http://en.wikipedia....ter_Sunday_Raid

(2) ARP - Air Raid Precautions (related to Ape Rate Pisso story in Mr.Anthony Hettiarchchi's description :) )

http://en.wikipedia....aid_Precautions

Edited by Sampath Gunasekera
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This is Hon. D.S. Senanayake's Rolls Royce .

Now this car belongs to Mr. Hema Ratnayake in USA.

However details are not easy to find like Sir John Kotelawala's Cadillac.

(Original Source: Facebook-Old Ceylon)

98235002.jpg

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"Air Lanka" Advertisement" - 1985

(Click on the photo to enlarge & read )

(This is from my scrap book -1984/85 and sorry for the poor cut and paste jobs.)

airlanka1985.jpg

Edited by Sampath Gunasekera

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Rice price up in Polonnaruwa…(1985)

Good example for the value of Rs.10/= , 27 years ago…..

riceprie1985.jpg

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20 Years Old Paper Advertisements...

26th May 1992 , Tuesday - "Diwaina"

Now a days hard to find an advertisement on brake liners....

1992add1.jpg

Motorcycles.....

No Bajaj , No TVS, No Indian brands..

Dominated by only Japanese Honda, Yamaha , Suzuki....

1992add3.jpg

1992add7.jpg

1992add2.jpg

Computer graphics were not much sound on news paper advertisements...

Even hand writing can be seen....

1992add6.jpg

1992add4.jpg

1992add5.jpg

Edited by Sampath Gunasekera

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Thank you 'Sampath Gunasekera' for introducing us to Mr. Hettiarachchi; this thread has turned into quite the most amazing read.

Mr. Hettiarachchi- It was amazing reading about how things were in Sri Lanka back during the second world war, and really: Thank you for sharing / letting Sampath share them with us. Please do keep us updated on the progress of the book, I'd love to have a copy.

Edited by Kavvz

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"History of the Automobile" - 26th May 1992, Tuesday – “Diwaina”

77876838.jpg

48382310.jpg

Ford Model T

tbig.jpg

Ford Model T – Assembly Line

ford-model-t_12.jpeg

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Relationship between "Lotto" lottery and Toyota Townace CR-36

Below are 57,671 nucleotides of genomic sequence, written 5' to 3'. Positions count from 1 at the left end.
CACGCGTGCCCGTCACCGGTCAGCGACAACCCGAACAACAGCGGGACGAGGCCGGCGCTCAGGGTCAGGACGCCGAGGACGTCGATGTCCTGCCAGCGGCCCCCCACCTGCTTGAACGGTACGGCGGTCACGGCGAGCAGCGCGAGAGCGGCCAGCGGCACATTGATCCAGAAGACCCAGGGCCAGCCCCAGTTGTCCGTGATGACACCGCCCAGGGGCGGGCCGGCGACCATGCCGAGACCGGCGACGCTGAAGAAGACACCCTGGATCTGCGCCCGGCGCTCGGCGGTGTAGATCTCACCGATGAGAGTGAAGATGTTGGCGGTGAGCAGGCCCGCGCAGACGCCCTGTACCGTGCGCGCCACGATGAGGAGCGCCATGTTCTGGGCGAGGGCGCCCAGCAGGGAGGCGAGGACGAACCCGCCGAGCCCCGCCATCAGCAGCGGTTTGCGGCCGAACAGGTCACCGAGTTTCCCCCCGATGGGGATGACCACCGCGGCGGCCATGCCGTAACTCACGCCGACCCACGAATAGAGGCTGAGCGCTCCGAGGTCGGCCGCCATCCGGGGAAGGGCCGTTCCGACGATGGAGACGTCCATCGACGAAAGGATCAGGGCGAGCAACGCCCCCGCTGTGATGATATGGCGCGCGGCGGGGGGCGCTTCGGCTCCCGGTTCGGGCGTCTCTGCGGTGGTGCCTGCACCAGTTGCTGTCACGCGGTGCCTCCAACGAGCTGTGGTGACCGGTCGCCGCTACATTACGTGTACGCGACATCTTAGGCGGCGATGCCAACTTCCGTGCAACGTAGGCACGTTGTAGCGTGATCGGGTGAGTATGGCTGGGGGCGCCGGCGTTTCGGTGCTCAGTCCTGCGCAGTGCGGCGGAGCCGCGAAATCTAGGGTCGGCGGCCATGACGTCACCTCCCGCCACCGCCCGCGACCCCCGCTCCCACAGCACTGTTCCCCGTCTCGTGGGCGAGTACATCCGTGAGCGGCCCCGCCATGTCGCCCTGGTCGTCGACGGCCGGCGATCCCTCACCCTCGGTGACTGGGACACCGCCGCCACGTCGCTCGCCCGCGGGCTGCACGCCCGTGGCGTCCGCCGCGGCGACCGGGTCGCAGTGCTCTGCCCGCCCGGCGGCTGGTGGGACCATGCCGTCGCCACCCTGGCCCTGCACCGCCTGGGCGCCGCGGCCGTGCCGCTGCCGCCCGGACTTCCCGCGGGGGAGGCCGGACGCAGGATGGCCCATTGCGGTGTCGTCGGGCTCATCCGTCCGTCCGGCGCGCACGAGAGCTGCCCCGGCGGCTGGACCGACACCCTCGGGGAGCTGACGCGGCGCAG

121105211702_thumb.jpg

Those days, Toyota Townace CR-36 was awarded as the 1st price for "Lotto" lottery.
So nick name cooked up as "Townace -Lotto Model"

At the beginning Lotto lottery came with two slips (lower one with a carbon paper and somewhat similar to cash deposit slips at banks) and had four chances to win. Person should select the target numbers and write his contact details and return the original to lottery dealer and second copy must keep with him. A strange lottery to Sri Lanka at that time (As I remember 1988-1989......) :)

"Lotto" advertisement - Monday,14 December 1992 - Daily News

lottor.jpg

Edited by Sampath Gunasekera
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Originally SsangYong introduced to Sri Lanka by D I M O - 1995

SsangYong Musso
2 Page advertisement - 09th July 1995 - The Sunday Times - Auto Focus

(17 years old advertisement)

ssanyongmusso1.jpg

ssanyongmusso2.jpg

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Alfa Romeo Advertisement - The Sunday Times - 09th July 1995

alfaromeoadd.jpg

Mr.Sampath Gunasekera,

Does this agent still do the service?

Sylvi Wijesinghe.

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Mr.Sampath Gunasekera,

Does this agent still do the service?

Sylvi Wijesinghe.

Mr. Silvy, I am not sure that. These are old paper cuttings in my collection. So don't know the present situation.... :)

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Mr.Sampath Gunasekera,

Does this agent still do the service?

Sylvi Wijesinghe.

The agent no longer exists, they went out of business years ago.